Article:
Philadelphia Eagles News

A.J. Brown, Miles Sanders make surprise visit to West Philly Panthers

A.J. Brown and Miles Sanders attended the event on Tuesday.
A.J. Brown and Miles Sanders attended the event on Tuesday.

We've become all too accustomed to the news of a child losing their lives to gun violence. Families shattered, school communities destroyed, and trauma raging in the hearts and minds of young people.

Gun violence is taking away every last chance for a kid to be a kid. They watch their brothers, sisters, cousins, classmates, teammates become victims.

On August 17, over 100 shots were fired at the Sheperd Rec Center, home of the West Philly Panthers. Hundreds of kids who once frequented the center for youth football and cheerleading programs have now strayed away due to the tragedy that struck their space – a space where they're supposed to feel safe.

"I come from the same background as those kids, and I know what it takes to get out of those situations," running back Miles Sanders said. "We're in a time in this country where a lot of the youth is at risk right now. If we want change, we gotta rely on the youth, because it starts with the youth."

Sanders and wide receiver A.J. Brown visited the site of the shooting this past Tuesday in an effort to reimagine the space as one that is safe and full of hope for the future.

They spoke to hundreds of kids, working with Valencia Peterson, the founder and executive director of Open Door Abuse Awareness Prevention (ODAAP). The discussion was centered around character development and violence prevention.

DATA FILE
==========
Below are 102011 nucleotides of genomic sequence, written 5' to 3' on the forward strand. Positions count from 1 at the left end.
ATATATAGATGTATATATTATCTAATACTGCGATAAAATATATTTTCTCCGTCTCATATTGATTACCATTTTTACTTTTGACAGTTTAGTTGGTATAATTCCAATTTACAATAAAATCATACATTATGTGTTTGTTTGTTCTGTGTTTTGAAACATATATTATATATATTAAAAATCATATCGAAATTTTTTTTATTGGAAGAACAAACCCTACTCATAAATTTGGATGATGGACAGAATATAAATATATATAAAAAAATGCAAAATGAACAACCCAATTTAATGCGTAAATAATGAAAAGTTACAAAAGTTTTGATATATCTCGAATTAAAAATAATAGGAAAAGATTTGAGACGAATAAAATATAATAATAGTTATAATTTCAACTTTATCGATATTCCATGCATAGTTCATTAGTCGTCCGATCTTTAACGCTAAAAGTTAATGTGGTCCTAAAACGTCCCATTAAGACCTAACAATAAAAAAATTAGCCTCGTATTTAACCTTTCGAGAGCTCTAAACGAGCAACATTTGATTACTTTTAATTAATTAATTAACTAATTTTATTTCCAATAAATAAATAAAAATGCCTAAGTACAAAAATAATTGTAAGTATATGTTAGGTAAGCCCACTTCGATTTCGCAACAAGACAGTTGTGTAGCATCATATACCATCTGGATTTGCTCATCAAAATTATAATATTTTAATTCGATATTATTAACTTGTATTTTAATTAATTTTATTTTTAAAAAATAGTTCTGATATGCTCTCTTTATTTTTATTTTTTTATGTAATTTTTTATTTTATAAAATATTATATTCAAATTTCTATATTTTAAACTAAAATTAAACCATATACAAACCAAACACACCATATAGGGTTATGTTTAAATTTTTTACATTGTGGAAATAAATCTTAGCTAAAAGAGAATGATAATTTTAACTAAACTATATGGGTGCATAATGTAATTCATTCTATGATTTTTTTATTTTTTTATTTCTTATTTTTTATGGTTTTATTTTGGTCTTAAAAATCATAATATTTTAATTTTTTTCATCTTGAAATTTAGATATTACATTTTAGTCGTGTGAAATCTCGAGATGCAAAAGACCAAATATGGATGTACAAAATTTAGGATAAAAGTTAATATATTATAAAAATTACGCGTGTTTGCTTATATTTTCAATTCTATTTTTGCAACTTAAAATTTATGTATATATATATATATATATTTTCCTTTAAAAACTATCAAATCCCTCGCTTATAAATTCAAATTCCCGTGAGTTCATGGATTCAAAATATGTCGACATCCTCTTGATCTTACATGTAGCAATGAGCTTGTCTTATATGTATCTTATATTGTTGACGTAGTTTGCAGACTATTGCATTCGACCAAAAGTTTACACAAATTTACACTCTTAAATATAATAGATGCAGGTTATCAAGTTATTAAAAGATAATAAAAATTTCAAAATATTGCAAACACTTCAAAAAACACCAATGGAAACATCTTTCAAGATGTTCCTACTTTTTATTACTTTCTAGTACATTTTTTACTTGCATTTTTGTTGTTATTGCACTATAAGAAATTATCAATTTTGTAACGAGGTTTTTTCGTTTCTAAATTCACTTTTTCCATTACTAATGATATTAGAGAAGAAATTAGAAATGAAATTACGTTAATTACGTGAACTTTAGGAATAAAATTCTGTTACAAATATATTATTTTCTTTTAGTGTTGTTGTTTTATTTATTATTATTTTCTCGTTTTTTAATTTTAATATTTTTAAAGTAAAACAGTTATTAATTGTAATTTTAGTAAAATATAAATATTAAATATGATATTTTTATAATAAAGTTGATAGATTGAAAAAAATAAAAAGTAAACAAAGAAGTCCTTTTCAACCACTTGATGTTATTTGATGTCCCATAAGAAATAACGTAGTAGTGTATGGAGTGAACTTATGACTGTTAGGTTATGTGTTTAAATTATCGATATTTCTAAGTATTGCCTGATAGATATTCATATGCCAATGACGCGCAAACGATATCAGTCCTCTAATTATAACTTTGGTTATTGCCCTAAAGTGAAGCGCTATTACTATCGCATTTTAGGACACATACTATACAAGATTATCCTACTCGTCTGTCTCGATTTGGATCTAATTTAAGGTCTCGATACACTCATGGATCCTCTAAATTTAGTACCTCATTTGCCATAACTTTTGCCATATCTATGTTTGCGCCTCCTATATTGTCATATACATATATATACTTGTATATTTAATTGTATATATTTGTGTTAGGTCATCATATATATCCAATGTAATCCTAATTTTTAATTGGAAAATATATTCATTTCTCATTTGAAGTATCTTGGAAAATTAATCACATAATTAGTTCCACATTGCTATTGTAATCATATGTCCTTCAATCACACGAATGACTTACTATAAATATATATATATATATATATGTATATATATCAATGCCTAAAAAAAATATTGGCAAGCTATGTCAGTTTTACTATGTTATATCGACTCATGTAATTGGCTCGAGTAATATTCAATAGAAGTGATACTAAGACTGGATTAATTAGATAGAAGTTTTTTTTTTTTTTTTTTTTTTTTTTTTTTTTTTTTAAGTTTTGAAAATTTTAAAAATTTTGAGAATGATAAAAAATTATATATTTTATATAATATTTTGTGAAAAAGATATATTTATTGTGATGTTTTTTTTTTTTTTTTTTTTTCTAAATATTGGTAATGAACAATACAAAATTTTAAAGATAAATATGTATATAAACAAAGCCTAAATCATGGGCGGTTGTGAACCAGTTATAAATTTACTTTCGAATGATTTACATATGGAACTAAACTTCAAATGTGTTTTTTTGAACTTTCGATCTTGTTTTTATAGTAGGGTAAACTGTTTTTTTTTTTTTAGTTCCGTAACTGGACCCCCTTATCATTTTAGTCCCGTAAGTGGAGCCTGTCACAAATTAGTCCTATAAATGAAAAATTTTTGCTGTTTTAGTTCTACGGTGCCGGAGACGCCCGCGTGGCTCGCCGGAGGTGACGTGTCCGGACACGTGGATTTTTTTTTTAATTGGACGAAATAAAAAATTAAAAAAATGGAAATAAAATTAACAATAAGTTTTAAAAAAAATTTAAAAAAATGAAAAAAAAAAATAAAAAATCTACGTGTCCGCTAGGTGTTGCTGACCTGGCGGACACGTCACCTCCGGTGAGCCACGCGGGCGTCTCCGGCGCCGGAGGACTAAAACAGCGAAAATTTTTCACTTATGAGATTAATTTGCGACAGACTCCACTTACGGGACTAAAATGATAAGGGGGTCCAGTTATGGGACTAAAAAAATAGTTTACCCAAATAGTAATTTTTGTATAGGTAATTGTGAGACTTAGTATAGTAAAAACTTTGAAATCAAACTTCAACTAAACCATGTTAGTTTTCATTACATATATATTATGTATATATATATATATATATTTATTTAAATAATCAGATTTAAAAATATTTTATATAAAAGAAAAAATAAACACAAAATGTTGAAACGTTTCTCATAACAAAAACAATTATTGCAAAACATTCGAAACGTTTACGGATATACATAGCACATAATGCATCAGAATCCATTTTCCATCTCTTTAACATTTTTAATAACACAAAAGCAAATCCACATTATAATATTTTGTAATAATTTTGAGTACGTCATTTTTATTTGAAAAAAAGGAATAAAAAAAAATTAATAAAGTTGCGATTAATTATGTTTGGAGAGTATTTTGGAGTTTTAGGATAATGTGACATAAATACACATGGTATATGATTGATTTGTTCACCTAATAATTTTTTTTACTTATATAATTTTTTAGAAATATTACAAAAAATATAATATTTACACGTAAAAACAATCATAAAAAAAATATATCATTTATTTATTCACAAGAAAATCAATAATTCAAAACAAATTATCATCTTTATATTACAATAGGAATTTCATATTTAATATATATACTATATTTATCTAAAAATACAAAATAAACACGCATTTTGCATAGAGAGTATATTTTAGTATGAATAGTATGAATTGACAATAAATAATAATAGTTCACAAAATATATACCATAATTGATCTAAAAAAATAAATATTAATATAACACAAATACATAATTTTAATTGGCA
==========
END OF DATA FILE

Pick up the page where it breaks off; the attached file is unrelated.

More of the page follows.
"There is a hardness that is occurring with our young people – a lack of empathy, and a hardness because of what's going on in the city, wherever you have a violent act," Peterson said.

A quote by Frederick Douglas is featured on ODAAP's website. It reads: "It is easier to build strong children than to repair a broken man."

Peterson is devoted to getting to the root, empowering kids to be open, to discuss their innermost thoughts and feelings, so that through expression, they can release the traumas and the hardships they've faced.

"The kids will come back," Peterson added. "It's how they're coming back that's important. But they will come back."

Brown and Sanders drew on their personal experiences and journeys to truly connect with the kids and hopefully provide guidance.

"I feel like every day we wake up, we get a chance, we get a choice," Brown said. "And I chose to make the right decisions."

Sanders added, "I was just trying to make sure they know that I'm not just there because the Eagles asked me to do this. I'm here because I care and I wanted to do this. Just trying to show them that there's a way. We came from the same background, same adversity, and we are here."

For more about the Eagles' work in the community when it comes to the gun violence epidemic, please visit

A.J. Brown, Miles Sanders, the Eagles Cheerleaders, and SWOOP visited the Sheperd Recreation Center in West Philadelphia on Tuesday, a site where a shooting left the neighborhood questioning what areas are safe.

Related Content